ER during the growing season was measured using a closed-chamber technique (Björkman et al., 2010a). An opaque chamber was sealed onto the collar during measurements where air from the headspace was circulated into 20 mL sample vials over 30 s using an electric pump (flow rate 0.5 L min−1). Samples were obtained at 3, 6, 10, 30, and 50 min after the chamber was sealed onto the collar. The samples were analyzed for CO2 concentration using gas chromatography (Agilent 7890A GC coupled to an Isoprime GC 5 interface and an Isoprime 100 IRMS, Aglient Technologies, Santa Clara, US) and fluxes estimated as a linear change in CO2 concentration over time. Growing-season fluxes were measured from late June–early October in the southern sites and late June–early September in the northern sites and again in early June the following year for all sites.

Table 2Mean and standard error in percentage cover of plant functional types across each community and treatment condition.

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Winter ER was estimated during the snow-covered period at the LORI and LOMB sites based on Fick's first law on diffusion (Pirk et al., 2016; Björkman et al., 2010b; Sommerfeld et al., 1993). Air samples were withdrawn from the snowpack (at every 10 cm) using a gas-tight syringe fitted to 1/16 in. (1.5 mm) stainless steel tubing attached to an avalanche probe inserted into the snow above each flux collar. The air samples were then transferred to headspace vials for storage until analysed by gas chromatography. After air sampling, snow density, snow temperature, and snow profile characteristics were collected from adjacent snowpack (to avoid disruption of the snowpack at the sampling location) to be used in the flux calculations (see Björkman et al., 2010b, for further details).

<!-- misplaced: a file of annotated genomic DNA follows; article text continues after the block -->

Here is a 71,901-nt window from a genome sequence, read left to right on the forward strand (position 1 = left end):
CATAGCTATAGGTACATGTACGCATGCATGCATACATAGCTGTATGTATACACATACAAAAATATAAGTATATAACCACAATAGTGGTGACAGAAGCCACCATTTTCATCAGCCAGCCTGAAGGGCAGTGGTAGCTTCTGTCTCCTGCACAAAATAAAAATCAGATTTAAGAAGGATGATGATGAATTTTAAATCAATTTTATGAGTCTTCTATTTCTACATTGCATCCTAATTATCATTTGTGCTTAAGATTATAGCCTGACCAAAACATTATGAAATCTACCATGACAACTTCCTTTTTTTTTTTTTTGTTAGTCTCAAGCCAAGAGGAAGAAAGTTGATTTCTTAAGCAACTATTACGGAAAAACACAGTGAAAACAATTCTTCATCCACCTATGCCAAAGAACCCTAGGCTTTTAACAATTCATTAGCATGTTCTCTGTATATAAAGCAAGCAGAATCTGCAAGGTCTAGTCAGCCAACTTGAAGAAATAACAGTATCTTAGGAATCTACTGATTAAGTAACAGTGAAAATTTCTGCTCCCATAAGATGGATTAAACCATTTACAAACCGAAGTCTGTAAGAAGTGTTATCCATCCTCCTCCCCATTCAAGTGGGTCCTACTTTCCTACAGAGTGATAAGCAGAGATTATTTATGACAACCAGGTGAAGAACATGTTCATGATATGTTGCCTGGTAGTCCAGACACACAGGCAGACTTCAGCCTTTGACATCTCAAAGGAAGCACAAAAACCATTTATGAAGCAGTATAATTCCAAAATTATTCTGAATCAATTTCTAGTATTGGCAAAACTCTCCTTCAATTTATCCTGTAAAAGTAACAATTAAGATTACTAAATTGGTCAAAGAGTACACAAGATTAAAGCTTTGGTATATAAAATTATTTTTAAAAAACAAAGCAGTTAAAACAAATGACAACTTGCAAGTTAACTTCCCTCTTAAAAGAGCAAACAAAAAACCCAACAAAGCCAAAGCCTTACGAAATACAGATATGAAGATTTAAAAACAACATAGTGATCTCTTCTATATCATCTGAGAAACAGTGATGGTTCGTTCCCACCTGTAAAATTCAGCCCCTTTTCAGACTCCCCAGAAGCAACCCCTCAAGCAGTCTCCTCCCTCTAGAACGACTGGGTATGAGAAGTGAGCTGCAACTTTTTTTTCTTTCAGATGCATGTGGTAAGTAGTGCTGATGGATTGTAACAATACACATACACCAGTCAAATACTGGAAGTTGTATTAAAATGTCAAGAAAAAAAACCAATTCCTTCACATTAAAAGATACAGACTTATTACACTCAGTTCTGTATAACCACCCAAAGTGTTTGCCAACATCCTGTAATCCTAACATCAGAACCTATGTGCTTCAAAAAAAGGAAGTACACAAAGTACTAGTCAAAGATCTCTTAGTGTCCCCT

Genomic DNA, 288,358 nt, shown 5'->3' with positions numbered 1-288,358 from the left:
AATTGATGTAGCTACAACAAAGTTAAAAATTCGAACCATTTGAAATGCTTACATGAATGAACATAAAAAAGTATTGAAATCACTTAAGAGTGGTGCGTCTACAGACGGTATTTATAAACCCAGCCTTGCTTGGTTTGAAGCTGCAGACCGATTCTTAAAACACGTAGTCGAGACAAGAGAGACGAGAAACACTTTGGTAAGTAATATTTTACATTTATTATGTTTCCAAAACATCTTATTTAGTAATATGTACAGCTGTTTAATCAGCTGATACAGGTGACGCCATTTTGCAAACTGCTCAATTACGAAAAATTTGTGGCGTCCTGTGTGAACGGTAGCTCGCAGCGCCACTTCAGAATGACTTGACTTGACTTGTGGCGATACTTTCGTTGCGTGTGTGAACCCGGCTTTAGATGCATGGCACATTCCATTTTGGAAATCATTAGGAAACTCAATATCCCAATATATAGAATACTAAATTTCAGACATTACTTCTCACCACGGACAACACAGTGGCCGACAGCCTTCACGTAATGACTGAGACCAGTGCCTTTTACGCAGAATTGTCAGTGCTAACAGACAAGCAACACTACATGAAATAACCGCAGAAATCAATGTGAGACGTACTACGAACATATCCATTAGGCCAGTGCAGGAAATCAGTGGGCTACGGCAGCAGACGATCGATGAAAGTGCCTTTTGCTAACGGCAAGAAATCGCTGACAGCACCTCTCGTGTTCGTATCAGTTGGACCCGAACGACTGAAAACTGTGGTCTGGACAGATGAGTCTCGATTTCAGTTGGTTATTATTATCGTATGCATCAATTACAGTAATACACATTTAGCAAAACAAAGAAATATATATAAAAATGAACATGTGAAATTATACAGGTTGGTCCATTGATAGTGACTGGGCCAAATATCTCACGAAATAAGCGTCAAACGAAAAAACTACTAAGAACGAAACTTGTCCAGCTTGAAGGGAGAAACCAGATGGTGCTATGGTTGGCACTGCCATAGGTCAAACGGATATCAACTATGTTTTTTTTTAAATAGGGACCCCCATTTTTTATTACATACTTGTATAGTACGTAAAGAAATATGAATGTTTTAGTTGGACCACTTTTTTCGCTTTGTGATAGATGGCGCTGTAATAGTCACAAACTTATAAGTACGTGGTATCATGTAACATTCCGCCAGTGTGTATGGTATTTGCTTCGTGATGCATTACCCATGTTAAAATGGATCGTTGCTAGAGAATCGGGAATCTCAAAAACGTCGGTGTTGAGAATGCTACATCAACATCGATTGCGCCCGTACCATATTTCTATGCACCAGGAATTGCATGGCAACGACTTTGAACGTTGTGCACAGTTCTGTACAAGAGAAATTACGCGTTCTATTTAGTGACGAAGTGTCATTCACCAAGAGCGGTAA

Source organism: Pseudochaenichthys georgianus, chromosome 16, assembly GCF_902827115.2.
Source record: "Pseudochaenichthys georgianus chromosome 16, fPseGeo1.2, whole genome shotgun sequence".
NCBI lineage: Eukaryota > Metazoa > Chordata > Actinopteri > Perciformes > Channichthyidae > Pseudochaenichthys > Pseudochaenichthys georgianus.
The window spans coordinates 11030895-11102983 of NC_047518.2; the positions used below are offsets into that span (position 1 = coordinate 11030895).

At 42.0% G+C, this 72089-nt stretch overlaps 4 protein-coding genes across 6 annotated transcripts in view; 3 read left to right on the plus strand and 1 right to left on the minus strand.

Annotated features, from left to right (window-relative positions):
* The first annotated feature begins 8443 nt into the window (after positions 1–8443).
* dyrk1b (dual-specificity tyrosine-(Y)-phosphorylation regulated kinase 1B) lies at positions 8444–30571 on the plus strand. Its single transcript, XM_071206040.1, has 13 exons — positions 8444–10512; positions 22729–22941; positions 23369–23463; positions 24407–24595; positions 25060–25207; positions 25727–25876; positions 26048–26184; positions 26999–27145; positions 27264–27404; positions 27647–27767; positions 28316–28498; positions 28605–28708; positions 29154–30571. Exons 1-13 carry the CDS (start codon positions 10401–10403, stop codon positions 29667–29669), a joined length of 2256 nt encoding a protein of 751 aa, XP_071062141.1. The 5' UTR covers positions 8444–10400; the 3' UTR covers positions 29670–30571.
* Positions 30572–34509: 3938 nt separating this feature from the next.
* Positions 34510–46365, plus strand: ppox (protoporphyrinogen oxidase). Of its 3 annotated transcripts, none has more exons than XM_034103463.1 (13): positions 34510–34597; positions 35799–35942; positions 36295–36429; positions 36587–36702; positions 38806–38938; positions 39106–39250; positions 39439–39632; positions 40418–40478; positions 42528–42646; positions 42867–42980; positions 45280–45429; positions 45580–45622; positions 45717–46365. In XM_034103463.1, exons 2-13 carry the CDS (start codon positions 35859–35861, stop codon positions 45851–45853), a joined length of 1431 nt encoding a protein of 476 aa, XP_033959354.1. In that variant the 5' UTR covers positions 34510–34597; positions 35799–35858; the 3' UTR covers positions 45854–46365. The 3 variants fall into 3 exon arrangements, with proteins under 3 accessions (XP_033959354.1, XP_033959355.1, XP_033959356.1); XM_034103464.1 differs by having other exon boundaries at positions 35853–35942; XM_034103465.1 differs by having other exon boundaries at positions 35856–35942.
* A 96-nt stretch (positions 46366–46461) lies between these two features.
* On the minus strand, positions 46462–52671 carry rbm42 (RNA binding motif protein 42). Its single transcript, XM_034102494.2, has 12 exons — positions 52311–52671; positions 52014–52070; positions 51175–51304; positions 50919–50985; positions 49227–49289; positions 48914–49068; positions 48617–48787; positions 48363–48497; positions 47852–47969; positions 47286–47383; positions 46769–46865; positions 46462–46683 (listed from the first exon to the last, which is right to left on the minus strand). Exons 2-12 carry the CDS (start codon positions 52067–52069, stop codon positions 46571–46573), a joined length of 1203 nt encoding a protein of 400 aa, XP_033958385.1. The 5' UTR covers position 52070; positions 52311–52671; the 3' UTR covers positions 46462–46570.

Q10 values for each of the collars for the growing season (RIRI and RIGA) and for the full year (LORI and LOMB) were estimated based on the Arrhenius equation by plotting the natural logarithm of the CO2 emissions against the measured soil temperature (in 1000 K−1) as outlined in Davidson and Janssens (2006). Furthermore, to enable a direct comparison between the sites, an interpolation approach (Björkman et al., 2010a) was used for the growing-season data where data were first interpolated between two conjuncted measurements to generate a flux per day and summed up as cumulative count of emissions during 2 July–2 September 2013.

2.4 Vegetation assessments

The vegetation was measured in each plot using 20 total 1 m2 subplots within which cover of each species was visually estimated (Table 2; Vowles et al., 2017b). All subplots were located within a 22 m× 22 m area to reduce edge effects from influencing the estimations. The total cover estimates were allowed to go beyond 100 % as individuals may go beyond the range of the subplot and to account for overlapping layers of vegetation. All identified species were grouped into growth form categories to use in an ordination analysis. The growth forms are deciduous prostrate dwarf shrub, deciduous semi-prostrate dwarf shrub, deciduous tall shrub, evergreen prostrate dwarf shrub, evergreen semi-prostrate dwarf shrub, evergreen tall shrub, forb, graminoid, non-vascular species, and other, which encompasses the percent ground cover attributable to abiotic and bare-ground components. The vegetation within the chamber is not necessarily 1:1 with the surrounding vegetation surveyed, but we proceed on the assumption that the chamber takes a representative subsample of the vegetation or that the measured fluxes can be tied to the prevalence of vegetation types in the exclosure or ambient plot.

2.5 Abiotic conditions

Temperature loggers (Tinytag plus 2 TGP-4020; Gemini Data Loggers, Chichester, UK) were placed in the centre of each plot that measured hourly soil temperatures at 2 cm depth for the duration of the experiment. From the temperature data, thawing degree days (TDDs), which are the sum of all mean daily temperatures above 0 C, were calculated from the soil temperature data according to Molau and Mølgaard (1996) for the period that the chambers were in the ground.